‘For 50 different states, there are going to be 50 different sets of rules’
By Kathy Dion, Managing Editor
YARMOUTH, Maine – Telemedicine parity laws are making news across the country, but the implementation of such directives can be a double-edged sword, say industry watchers.
Jim Reilly, vice president of telehealth for ConnectAmerica, believes that telemedicine parity laws are a good thing but there’s a weak link.
“For 50 different states, there are going to be 50 different sets of rules,” he said. “Everyone is not as motivated to comply as the next person, and when everyone is not motivated the same way, patients lose.”
Telemedicine parity laws like the ones recently adopted in the District of Columbia, Hawaii and Rhode Island (see below) provide payers with the opportunity to analyze the benefits of telemedicine. Rather than looking at the laws as an obstacle, they are realizing that telemedicine can save money and bring improved patient-member satisfaction.
Reilly believes that Medicare rules regarding telehealth have helped motivate other payers to see its benefits.
“The government is saying that they’re paying money for providers to take care of people,” said Reilly. “They are basically saying they don’t care how providers do that, but they want to see the outcomes.”
Reilly said that just visiting the employment section of any large private insurer, for example, shows that a rising number of jobs available have more to do with data analytics than clinical roles.
“CMS rules are trimming the herd and redesigning the model,” he said.
Nate Lacktman, a partner and healthcare lawyer at Foley & Lardner in Tampa, Fla., said telehealth policy offers widespread benefits: patients get increased access to care, providers have more opportunities to treat patients with insurance coverage, and health plans increase care management access to their members.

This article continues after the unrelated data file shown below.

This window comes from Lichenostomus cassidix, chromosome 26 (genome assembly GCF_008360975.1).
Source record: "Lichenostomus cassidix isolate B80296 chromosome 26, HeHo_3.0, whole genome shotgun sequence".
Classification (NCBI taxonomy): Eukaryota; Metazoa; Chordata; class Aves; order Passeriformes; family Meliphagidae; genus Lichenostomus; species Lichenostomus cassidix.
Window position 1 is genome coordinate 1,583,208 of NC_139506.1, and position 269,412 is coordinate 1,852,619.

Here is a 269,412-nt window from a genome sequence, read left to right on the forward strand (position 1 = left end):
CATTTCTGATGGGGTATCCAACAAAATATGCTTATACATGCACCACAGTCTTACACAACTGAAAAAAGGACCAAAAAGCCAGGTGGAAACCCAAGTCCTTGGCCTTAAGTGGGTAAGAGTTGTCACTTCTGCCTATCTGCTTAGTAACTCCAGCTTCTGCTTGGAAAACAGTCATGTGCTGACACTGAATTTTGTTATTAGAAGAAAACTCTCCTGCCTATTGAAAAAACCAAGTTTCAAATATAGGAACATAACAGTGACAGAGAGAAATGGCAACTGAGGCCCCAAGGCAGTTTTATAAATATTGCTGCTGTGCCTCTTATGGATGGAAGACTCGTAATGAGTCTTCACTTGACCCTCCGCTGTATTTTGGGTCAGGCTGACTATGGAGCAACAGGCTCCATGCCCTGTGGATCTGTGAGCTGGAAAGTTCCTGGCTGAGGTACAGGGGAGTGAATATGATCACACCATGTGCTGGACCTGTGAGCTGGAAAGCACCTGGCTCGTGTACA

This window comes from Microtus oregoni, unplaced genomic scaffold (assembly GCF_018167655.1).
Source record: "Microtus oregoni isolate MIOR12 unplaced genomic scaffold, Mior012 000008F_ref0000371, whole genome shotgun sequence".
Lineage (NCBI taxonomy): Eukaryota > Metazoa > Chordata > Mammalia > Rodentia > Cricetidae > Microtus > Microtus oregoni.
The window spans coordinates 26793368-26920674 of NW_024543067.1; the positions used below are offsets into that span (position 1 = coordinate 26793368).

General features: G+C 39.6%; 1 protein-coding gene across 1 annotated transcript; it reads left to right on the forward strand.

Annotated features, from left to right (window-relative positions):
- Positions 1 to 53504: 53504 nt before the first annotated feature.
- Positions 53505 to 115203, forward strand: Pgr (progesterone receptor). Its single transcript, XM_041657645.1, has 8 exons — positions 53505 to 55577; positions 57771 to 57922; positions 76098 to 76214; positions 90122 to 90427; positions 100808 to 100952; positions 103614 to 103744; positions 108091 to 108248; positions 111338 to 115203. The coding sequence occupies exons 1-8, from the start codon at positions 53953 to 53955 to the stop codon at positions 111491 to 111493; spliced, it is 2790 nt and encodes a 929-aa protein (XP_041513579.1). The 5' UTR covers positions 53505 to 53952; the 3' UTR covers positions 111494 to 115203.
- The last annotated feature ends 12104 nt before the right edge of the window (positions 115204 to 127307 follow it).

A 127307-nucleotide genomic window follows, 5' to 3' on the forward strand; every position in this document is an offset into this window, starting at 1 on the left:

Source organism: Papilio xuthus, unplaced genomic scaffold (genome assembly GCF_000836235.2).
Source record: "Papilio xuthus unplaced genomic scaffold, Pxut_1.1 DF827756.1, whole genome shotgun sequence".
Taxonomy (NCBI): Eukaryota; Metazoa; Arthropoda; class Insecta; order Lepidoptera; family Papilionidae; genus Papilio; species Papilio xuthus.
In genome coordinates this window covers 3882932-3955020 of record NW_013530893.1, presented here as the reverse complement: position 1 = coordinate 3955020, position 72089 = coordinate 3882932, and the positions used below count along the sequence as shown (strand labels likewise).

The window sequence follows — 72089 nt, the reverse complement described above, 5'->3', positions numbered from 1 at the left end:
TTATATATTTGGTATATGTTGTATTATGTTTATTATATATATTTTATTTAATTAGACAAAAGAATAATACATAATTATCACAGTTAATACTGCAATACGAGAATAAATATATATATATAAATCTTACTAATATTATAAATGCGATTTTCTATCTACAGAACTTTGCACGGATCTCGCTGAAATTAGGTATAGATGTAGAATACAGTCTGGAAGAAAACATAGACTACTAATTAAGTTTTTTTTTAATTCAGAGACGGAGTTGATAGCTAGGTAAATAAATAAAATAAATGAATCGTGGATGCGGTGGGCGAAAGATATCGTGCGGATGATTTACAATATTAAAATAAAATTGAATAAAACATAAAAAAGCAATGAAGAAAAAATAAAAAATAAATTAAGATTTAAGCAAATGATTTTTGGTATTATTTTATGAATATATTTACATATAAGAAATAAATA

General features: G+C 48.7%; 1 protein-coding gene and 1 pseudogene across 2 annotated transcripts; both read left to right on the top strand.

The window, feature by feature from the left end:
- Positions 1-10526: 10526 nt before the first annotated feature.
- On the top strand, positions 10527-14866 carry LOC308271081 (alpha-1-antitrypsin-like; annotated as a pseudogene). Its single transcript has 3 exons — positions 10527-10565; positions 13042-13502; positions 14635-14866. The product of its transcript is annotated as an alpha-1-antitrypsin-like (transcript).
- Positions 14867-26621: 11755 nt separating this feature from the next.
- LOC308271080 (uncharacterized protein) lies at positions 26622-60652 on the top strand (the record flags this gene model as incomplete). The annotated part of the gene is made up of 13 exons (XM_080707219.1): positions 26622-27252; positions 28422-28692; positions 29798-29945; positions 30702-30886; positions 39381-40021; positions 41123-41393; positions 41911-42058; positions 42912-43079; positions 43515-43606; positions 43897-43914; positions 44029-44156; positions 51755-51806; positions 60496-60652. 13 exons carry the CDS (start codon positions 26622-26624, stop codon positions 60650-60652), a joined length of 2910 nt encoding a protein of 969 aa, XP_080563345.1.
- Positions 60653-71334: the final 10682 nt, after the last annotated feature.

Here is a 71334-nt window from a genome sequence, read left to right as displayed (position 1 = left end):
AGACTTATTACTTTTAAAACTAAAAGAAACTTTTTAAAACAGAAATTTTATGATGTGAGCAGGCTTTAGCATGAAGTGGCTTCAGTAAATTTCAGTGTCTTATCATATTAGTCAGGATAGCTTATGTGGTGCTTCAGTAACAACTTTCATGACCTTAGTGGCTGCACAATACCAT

“As an ancillary benefit, telehealth coverage laws promote innovation in the private sector by catalyzing healthcare providers and plans to invest in and use the powerful health technologies available in the marketplace,” said Lacktman.
“I’ve got to tip my hat to the states for aligning themselves with the government,” said Reilly, “but there’s a lot more that needs to be done. We need to give the power back to the patient.”
Telemedicine updates in DC, Hawaii, Rhode Island
The District of Columbia recently released guidance on Medicaid fee-for-service coverage and reimbursement. The first official rules published by the Department of Health since its 2014 Telemedicine Policy, the guidance directs Medicaid to cover services including evaluation and management, behavioral healthcare services and speech therapy.
Hawaii has enacted another law to improve telemedicine there since its first parity law in 2014. The new law will remove telepresenter requirements, as well as geographic and site restrictions under Medicaid fee-for-service and managed care. The law extends coverage to include remote patient monitoring, store-and-forward, and mobile health.
Rhode Island, one of a handful of states to hold consistently low rankings in the country for telehealth coverage policy, recently enacted a telemedicine parity law to take effect in 2018. The new law places no restrictions on the patient or provider setting, and will permit coverage for real time audio/video and store-and-forward. The law does not require health plans to pay providers at the same or equivalent reimbursement rate for identical in-person or telemedicine-based services, and insurers will be able to execute telemedicine agreements as a condition of coverage and payment.